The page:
But El Cayude, with two loci of surface concentrations exposed by laminar erosion, is the only site to have yielded Clovisoid points. In addition, two small fish-tail projectile points, a projectile type with many variants that is also of wide distribution in South America. The chert fish tail point is also from El Cayude, but the quartzitic sandstone fish tail is from an undetermined locality along the Pedregal Valley.



Fish-tail projectile points
The specimen on the left (chert material) is probably from El Cayude. The specimen on the right is unprovenienced, and is made from quartzitic sandstone.

A limiting factor is that all of these artefacts from Pedregal and Paraguaná come from surface finds, thus making it speculative to propose temporal sequences. The consensus is that El Jobo is the earliest (13,000 B.P.) while Clovis-like projectile may date after 11,000 B.P. as would the fish-tail points and stemmed triangular points. Of these, it is the latter that persisted well into the Holocene.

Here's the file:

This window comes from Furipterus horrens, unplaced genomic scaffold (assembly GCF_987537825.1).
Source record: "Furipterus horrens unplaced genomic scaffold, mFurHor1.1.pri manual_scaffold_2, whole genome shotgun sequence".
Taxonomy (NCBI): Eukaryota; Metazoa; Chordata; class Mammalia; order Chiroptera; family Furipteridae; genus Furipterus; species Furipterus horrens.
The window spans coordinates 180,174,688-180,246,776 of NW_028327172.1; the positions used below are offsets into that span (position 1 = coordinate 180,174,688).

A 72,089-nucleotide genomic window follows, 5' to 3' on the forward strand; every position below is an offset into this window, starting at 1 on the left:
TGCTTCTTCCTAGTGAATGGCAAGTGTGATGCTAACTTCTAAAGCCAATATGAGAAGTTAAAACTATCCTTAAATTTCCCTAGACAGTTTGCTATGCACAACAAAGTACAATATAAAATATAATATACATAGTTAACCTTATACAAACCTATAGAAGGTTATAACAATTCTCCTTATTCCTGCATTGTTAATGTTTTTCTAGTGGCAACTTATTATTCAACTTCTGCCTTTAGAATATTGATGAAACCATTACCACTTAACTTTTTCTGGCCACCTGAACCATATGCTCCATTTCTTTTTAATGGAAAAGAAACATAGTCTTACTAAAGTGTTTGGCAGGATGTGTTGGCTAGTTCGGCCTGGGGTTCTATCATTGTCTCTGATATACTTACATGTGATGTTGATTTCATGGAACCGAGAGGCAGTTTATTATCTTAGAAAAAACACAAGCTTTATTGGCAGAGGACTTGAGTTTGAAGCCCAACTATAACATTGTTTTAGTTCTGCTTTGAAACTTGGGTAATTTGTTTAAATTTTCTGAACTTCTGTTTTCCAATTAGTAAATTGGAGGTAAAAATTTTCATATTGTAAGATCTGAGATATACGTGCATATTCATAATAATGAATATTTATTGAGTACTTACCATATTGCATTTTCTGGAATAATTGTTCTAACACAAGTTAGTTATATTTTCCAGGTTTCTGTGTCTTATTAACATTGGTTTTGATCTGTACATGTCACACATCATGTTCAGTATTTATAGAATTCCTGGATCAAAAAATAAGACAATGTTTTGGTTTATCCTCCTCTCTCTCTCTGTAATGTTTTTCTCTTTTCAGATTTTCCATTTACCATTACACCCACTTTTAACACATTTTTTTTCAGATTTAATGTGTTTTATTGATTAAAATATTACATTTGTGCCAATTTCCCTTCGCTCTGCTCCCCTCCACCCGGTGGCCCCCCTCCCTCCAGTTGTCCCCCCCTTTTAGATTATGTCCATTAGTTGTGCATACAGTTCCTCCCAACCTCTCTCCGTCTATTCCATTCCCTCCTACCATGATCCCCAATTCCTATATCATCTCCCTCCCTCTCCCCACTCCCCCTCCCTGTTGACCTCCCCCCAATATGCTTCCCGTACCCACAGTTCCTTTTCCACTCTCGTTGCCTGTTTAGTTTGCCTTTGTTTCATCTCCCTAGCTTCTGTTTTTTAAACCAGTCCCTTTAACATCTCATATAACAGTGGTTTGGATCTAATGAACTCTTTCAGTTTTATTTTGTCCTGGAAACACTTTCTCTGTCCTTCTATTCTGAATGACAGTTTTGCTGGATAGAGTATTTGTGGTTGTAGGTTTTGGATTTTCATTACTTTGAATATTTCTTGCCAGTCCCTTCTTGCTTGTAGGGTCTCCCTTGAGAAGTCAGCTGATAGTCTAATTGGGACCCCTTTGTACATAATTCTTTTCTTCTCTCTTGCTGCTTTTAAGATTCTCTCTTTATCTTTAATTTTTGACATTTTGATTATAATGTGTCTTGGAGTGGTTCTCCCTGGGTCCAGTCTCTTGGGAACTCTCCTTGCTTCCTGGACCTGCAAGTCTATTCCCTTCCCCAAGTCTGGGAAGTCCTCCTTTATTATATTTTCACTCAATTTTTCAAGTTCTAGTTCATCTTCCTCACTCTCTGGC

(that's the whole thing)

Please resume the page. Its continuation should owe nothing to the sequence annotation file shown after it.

When looking at the distribution of the bi-pointed El Jobo projectile points other lithic tools pertaining to this complex, the most striking pattern is that it is restricted to north-western Venezuela; specifically to the coastal Dabajuro platform facing the Gulf of Venezuela, the peninsula of Paraguaná, and the high mountains and interior valleys of Falcón and Lara states. This distribution tentatively suggests that, from perhaps 13,000 B.P. on the El Jobo hunter-gatherers remained and developed within a circumscribed territory and maintained a distinctive Joboid lithic tool tradition. The El Jobo spear-points, which were socketed into the spear, rather than hafted, as Taima-taima showed, were used for hunting large mammals. From a continental perspective, their circumscribed distribution would suggest that El Jobo groups were not moving to hunt beyond this home range in northern-northwestern Venezuela. This is in stark contrast to the wide geographical distribution of the fish-tail points (which date as early as 11,000 B.P. in Patagonia), precisely the type that is rare in western Venezuela and only found in Paraguaná. This circumscription is as well unlike the wide distribution of Clovisoid points throughout the Great Plains and Southeastern United States, which suggests an extensive, wide interaction network and probably high mobility.